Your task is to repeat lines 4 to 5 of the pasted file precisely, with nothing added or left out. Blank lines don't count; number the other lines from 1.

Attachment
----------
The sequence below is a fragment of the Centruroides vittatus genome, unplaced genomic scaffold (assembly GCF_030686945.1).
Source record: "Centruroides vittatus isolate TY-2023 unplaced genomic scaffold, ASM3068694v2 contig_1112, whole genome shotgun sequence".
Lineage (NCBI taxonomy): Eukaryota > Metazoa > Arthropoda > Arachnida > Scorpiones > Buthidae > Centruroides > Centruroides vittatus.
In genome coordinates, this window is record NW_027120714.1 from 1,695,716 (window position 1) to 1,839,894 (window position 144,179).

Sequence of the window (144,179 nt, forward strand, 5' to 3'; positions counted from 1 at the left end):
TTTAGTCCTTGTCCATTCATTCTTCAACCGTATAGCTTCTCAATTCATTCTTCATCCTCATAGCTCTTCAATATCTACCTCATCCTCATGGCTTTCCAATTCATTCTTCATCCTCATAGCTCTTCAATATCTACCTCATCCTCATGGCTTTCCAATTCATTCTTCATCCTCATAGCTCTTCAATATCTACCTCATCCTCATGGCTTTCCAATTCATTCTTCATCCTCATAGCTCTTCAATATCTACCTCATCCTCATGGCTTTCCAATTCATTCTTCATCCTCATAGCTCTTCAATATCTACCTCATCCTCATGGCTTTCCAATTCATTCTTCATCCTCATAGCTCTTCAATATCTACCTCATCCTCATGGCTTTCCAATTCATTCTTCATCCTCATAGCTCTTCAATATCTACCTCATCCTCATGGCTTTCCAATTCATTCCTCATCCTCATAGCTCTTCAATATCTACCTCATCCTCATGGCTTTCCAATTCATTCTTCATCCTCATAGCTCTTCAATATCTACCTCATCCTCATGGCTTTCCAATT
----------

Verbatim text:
In genome coordinates, this window is record NW_027120714.1 from 1,695,716 (window position 1) to 1,839,894 (window position 144,179).

Sequence of the window (144,179 nt, forward strand, 5' to 3'; positions counted from 1 at the left end):